The planning stage also returns with decorations, food choices, and bride and groom transportation. Sometimes the bride’s request doesn’t provide enough information to make a decision. Nonetheless, we receive more varied options from brides with stomach problems and actors to nature lovers and lovers of ’50s movies. Even when you pick a wrong item, you’ll see your incorrect selection appear in the level. So it’s nice to see we have control over customization — right or wrong.

The top notch graphics and swinging music compel you to keep trying no matter how many times it takes. Plus, the game brings about lots of smiles in watching the comedy while you frantically meet guest requests and stop disasters.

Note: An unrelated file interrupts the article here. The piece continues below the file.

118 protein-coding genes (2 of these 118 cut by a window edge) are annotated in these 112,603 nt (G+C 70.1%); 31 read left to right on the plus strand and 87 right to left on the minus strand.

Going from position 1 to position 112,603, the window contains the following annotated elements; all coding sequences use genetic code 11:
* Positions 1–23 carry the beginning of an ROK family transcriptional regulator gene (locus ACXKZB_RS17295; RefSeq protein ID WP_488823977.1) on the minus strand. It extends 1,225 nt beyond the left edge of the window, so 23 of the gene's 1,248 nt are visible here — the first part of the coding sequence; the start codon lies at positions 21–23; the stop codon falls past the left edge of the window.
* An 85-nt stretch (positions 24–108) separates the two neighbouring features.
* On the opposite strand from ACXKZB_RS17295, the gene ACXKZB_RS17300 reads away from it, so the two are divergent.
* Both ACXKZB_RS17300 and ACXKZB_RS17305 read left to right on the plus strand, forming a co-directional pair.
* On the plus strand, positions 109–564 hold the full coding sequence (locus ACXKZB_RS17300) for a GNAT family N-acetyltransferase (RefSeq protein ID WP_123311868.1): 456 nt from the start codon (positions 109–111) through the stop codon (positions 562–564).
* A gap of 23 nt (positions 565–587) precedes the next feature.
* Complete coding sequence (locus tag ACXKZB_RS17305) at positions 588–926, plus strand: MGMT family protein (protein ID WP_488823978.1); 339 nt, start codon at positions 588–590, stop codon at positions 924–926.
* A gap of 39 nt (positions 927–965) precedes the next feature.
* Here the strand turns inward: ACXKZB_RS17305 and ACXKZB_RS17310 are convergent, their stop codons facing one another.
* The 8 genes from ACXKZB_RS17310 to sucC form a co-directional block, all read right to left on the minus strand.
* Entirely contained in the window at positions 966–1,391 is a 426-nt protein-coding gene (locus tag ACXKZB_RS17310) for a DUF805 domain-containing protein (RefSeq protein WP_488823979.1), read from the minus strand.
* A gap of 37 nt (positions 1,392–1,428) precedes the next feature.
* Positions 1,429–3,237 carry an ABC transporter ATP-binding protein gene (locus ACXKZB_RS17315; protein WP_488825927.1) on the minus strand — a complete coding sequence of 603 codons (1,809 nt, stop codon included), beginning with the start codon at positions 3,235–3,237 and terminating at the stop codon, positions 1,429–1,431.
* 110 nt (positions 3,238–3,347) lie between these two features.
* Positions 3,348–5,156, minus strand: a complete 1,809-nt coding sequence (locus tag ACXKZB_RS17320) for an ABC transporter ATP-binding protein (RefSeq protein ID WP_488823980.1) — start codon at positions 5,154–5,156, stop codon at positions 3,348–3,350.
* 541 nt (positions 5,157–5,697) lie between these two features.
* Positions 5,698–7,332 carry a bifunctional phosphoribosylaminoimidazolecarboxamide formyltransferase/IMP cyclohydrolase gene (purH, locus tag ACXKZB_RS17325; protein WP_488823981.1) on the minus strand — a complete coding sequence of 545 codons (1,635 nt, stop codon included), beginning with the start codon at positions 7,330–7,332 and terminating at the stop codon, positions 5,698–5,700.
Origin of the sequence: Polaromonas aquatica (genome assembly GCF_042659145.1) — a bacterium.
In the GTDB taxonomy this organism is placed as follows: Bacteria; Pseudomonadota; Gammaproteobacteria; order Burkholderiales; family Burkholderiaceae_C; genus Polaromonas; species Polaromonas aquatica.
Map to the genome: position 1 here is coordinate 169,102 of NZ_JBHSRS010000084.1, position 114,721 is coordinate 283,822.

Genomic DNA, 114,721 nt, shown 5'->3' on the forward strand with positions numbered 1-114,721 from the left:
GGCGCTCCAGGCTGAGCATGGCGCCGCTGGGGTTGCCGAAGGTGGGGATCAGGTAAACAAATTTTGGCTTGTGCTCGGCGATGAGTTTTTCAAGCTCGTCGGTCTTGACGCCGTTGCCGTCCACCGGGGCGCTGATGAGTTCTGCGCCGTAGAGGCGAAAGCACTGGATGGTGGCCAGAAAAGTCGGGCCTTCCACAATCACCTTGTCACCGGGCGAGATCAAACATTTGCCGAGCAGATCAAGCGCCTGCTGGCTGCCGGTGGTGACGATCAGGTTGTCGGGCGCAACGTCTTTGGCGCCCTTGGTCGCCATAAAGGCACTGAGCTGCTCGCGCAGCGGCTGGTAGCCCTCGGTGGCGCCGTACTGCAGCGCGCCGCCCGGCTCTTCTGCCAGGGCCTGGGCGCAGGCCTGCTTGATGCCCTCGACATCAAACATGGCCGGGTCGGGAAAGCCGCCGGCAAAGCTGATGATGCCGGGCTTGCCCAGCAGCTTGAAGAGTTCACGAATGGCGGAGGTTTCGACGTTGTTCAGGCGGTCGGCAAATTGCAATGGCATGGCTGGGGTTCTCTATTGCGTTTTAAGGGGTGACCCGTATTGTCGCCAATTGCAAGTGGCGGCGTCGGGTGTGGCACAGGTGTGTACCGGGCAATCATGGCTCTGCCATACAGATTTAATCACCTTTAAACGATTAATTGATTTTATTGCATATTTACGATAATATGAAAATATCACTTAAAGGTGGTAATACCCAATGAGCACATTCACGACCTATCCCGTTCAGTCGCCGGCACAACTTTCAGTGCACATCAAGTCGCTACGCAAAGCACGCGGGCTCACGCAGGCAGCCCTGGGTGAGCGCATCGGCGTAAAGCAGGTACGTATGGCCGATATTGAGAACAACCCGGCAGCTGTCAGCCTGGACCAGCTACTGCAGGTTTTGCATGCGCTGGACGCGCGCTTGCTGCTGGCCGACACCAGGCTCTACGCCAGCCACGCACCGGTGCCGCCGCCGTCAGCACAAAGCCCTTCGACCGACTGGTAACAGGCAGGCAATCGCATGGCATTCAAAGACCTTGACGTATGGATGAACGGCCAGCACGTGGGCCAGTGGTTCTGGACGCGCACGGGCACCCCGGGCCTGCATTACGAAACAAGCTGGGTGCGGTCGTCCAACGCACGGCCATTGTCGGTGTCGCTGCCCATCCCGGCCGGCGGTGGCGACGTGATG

Wedding Dash 2: Rings around the World comes with two modes: story and endless. I never bother with endless as it doesn’t appeal to me. With five locales at 10 levels each, we get 50 fun-filled levels of battling and keeping brides and guests happy.

Wedding Dash 2I have a confession: I prefer Wedding Dash to Diner Dash series. The wedding guests provide more entertainment than the customers in Diner Dash. Boy, oh boy… this one takes a lot of patience as you’ll have to try various approaches to reach the goal score. If you haven’t played the first one, you can skip it and go right to this one as it has more. Considering the new scenarios, locales, and guest types, Wedding Dash fans will be happy to help Quinn again.

Download Wedding Dash 2: Rings around the World.